The Elements of Journalism: What Newspeople Should Know and the Public Should Expect, Completely Updated and Revised Paperback – Apr 24 2007
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"At a time when technological and financial forces are creating formidable challenges to journalism's traditional values, Kovach and Rosenstiel have written an immensely valuable primer on who we are, what we do, and how we should do it."
-- David Halberstam
"The Elements of Journalism is a remarkable book that does a superb job of describing the problems, articulating the values, outlining the risks, and offering understandable and practical ways to respond to the difficulties of the present state of journalism. The Elements of Journalism ought to become required reading for every institution (and individual) engaged in journalism."
— Neil Rudenstine, President, Harvard University
"Of the many books that have been written about reporting the news, this one best captures the shortcomings, subtleties, and possibilities of modern journalism. It deserves to become as indispensable to journalists and journalism students as The Elements of Style."
— Tom Goldstein, Dean, Graduate School of Journalism, Columbia University
"In an age when partisan rancor and ratings-driven showmanship have crowded out the more subtle virtues of solid journalism, Tom Rosenstiel and Bill Kovach provide a timely refresher course in the importance of press fundamentals. They remind us that at its best, journalism is a high public calling, and all those who practice it have a deeper obligation to their readers and viewers than to the demands of the market."
— David Talbot, editor-in-chief, Salon.com
About the Author
Bill Kovach is the chairman of the Committee of Concerned Journalists. Tom Rosenstiel is director of the Project for Excellence in Journalism. They are the authors of Warp Speed: America in the Age of Mixed Media.See all Product Description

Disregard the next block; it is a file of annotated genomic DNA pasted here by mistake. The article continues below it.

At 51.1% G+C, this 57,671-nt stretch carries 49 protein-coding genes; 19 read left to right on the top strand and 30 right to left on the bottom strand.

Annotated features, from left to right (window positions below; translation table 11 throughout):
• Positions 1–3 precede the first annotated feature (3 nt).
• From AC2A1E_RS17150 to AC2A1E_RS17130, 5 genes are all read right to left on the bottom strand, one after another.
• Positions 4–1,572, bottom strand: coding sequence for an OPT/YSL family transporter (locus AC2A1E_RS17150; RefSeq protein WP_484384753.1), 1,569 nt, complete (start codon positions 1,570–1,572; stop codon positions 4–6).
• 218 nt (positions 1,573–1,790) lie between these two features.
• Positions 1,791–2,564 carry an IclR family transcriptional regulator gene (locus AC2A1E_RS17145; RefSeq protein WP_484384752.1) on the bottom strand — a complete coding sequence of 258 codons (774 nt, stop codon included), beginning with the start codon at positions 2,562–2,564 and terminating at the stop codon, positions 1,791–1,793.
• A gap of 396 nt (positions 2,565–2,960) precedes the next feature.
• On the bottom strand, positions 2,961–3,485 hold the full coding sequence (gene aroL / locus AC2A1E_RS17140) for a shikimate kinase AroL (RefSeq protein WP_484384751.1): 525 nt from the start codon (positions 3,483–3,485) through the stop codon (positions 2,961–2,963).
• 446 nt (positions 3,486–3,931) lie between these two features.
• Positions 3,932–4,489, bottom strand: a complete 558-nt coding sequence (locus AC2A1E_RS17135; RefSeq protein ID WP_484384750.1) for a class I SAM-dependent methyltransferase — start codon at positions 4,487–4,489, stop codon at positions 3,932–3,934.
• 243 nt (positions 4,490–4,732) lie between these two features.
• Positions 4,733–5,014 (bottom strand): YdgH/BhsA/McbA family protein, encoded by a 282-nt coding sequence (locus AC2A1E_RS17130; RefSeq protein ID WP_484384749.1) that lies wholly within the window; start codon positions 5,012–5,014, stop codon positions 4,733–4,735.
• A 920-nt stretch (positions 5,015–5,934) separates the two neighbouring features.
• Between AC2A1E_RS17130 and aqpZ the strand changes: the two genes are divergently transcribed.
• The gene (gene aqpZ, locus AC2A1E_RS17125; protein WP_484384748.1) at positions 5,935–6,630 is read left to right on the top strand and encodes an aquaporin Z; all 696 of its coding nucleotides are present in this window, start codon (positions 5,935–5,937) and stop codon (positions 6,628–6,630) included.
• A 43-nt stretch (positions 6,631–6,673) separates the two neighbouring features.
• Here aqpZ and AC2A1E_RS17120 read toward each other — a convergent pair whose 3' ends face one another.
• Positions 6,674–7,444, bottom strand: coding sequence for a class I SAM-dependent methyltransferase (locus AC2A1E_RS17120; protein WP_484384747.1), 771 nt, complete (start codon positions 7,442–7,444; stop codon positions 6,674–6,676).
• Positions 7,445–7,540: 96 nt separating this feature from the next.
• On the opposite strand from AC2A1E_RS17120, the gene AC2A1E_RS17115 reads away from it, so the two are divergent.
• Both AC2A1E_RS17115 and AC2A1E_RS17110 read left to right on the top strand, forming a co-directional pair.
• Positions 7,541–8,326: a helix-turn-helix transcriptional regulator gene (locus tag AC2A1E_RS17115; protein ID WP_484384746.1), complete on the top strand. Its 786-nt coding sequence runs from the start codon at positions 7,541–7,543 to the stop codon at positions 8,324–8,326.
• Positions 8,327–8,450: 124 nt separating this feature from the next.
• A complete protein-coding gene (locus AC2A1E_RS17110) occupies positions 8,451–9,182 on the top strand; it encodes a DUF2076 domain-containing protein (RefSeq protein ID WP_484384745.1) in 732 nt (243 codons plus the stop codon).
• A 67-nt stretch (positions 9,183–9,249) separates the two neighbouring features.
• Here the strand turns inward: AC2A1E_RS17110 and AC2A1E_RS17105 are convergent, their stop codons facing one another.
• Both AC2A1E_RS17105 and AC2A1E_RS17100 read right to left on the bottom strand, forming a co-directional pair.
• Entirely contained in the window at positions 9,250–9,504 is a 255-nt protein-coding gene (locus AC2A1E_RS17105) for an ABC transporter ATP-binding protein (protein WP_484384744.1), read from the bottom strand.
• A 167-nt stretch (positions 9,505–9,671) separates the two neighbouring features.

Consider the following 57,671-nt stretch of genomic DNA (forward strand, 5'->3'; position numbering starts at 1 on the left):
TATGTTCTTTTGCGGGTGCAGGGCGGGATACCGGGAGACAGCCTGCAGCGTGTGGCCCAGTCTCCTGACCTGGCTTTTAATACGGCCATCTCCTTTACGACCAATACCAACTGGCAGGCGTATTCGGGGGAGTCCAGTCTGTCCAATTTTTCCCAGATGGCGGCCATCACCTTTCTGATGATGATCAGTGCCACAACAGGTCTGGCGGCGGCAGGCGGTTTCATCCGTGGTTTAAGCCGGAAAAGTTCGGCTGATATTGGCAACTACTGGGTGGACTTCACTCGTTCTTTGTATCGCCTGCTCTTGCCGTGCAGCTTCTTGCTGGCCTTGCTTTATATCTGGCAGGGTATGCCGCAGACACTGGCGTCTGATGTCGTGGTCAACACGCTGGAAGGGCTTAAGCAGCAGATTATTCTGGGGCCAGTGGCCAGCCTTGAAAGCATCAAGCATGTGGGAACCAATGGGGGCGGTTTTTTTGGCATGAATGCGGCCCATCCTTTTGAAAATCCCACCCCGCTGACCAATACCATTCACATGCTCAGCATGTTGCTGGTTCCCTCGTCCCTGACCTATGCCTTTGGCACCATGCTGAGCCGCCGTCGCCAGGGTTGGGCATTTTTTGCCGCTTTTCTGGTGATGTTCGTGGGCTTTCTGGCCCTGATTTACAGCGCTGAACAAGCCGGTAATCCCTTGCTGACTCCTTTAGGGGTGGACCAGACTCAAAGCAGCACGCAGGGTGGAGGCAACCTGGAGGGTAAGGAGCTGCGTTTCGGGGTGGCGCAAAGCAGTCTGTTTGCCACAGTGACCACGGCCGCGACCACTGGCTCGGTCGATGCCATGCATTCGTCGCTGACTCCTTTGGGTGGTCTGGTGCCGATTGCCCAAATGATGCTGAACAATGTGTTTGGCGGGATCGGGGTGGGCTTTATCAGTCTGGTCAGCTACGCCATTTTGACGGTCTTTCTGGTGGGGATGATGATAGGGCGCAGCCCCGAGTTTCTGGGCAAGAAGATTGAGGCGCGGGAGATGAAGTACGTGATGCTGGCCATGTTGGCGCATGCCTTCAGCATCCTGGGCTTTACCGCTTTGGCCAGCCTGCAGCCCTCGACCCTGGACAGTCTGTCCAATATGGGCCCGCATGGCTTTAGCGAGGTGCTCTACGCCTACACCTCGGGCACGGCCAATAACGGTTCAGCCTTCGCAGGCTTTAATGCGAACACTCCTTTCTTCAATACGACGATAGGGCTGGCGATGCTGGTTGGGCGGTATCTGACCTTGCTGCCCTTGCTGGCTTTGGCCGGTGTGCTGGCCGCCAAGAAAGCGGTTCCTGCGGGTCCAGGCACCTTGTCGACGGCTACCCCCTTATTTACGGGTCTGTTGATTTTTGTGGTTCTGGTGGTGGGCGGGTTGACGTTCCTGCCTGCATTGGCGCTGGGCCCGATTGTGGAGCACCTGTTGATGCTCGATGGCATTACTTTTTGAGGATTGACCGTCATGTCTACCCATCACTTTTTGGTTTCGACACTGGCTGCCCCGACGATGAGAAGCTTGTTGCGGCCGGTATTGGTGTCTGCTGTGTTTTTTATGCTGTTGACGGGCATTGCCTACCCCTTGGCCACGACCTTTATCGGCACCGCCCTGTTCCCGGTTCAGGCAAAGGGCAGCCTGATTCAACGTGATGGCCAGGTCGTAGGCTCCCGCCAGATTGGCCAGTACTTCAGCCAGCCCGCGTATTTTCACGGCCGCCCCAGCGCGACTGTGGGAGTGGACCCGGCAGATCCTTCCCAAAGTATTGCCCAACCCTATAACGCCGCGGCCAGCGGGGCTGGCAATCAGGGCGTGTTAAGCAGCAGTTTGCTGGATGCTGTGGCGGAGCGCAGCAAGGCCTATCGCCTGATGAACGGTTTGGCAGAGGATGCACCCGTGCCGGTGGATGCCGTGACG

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Top Customer Reviews
I recommend this book to everyone who studies in journalism, works in the media or wants to better understand the mission of the journalist.
Most Helpful Customer Reviews on Amazon.com (beta)
I don't know the answer to this question, but I have often wondered what happened to those highly respected, eminently fair, seemingly unbiased journalists who used to grace our television sets and newspapers.
This book, written by journalists on behalf of a group of high level, very concerned journalists, directly addresses in a most lucid and intelligent manner their belief that something is "seriously wrong" with their profession.
If awareness is indeed the first step on the road to recovery, this book bodes well for the development of a new journalism, one that is in sync with the electronic age and will, much like Walter Cronkite, inform us of the facts and encourage us to form our own opinions, as is our right and responsibility as citizens.
If you are concerned about our democracy and the important role that journalism plays in preserving it, I encourage you to read this excellent book.
Robert E. Levasseur, Ph.D., president of MindFire Press ([...]
The book can best be summarized as a state of the union address for journalists, examining the way things stand in the industry, how they got there and where they may be going. It does this within a context of a refresher course of Journalism 101 fundamentals, massaged and embellished slighty so that people familiar with the concepts won't simply skim over them. Some people may take issue with the authors' views on bias and conscience, but you can't say they don't make a decent case for them.
Most of the book will come as no surprise to anyone familiar with journalism today, but Kovach and Rosenstiel do a good job of delivering it in a concise and interesting way. In more than a few chapters they retread ground they covered earlier, which got a little annoying after a while. Other than those instances, the book is very well-written and is a good read for anyone who is involved with journalism, either as a consumer or as a producer.
Kovach and Rosenstiel get at the true meaning of what it is to be a journalist. They convincingly make the case for saving journalism -- showing that it is an imperative task if our democracy is to survive intact.
This book should be required reading for journalism students and professionals -- and those citizens who are serious about their news consumption and participation in our great democracy.
I would highly recommend this book to anyone interested in pursuing a career in journalism.
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